When is a “big brand” not a big brand? Is Apple a “big brand”? Sure it is, but everyone loves it. We don’t hear complaints about Apple not being “craft” enough to satisfy the most demanding of users. Somehow, Apple has managed to be a financial behemoth while still retaining the allure of the brilliance of the garagiste creativity that the two Steves, Wozniak and Jobs, embodied.

Well, yes. If you want your wines to be commodities like the machines we use to access the Internet then you want standardization. You want each device to be well-made but identical. There is a place for wines that are like this when you just want a simple beverage with dinner. But those of us who love wine don’t want standardized product. We find differences and particularity to be fascinating and  seek that sense of discovery in the wines we drink.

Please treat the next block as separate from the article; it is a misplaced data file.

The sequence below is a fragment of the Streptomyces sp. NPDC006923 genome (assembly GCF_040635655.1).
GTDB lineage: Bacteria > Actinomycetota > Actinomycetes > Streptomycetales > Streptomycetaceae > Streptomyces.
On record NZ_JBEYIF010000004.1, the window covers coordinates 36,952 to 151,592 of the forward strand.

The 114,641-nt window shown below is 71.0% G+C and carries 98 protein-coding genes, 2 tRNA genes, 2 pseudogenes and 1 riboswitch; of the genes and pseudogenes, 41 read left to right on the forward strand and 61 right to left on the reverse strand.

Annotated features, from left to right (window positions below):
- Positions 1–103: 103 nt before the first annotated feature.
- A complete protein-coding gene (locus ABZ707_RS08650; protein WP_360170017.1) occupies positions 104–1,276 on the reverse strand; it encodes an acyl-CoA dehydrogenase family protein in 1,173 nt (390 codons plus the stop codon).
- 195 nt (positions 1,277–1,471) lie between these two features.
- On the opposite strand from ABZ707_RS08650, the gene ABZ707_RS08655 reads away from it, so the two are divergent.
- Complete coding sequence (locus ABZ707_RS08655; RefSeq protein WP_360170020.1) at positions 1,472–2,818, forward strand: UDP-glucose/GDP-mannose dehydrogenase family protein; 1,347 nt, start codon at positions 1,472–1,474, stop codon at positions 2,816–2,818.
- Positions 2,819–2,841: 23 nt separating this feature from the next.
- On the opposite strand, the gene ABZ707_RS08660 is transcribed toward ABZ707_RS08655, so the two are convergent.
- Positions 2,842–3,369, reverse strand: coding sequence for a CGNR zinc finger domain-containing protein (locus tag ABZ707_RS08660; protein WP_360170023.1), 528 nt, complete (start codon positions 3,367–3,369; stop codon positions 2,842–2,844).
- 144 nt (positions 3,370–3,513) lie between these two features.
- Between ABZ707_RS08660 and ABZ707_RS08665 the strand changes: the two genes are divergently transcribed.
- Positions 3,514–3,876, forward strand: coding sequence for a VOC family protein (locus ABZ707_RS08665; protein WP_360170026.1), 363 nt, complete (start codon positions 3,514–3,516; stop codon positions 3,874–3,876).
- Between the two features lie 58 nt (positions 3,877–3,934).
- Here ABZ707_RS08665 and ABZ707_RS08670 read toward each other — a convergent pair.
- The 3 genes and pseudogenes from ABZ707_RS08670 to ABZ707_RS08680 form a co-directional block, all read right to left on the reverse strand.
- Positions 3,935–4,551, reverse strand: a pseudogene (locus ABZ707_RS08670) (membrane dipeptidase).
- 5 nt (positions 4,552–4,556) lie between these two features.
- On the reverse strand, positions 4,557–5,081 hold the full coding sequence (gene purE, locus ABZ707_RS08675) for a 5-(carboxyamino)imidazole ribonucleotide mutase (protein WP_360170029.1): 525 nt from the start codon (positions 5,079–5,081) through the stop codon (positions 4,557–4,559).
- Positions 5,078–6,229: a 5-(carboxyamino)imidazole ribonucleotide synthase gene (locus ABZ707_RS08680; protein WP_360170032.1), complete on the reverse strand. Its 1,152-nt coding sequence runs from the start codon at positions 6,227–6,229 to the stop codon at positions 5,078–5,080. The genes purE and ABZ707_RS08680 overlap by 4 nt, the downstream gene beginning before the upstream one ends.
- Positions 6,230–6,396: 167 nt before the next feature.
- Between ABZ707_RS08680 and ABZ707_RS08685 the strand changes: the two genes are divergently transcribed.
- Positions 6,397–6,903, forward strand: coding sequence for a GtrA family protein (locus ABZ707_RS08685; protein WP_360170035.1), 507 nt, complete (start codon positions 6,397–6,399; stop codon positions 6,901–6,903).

Now of course not all small wineries are concerned with uniqueness and vision.Some make boring wine.  But many are concerned to make something that expresses their vision and that is why we treasure their existence. Moreover, some large wineries do devote some resources to single-vineyard wines, or cuvees that provide something unique—they are distributed through their tasting room or to club members. After all, large wineries have the money to hire talented winemakers and if they are concerned enough about quality and the company is  willing to provide resources to projects that don’t maximize profit, then some of their offerings might be worthy of attention. But the instances of such originality among large producers are relatively rare.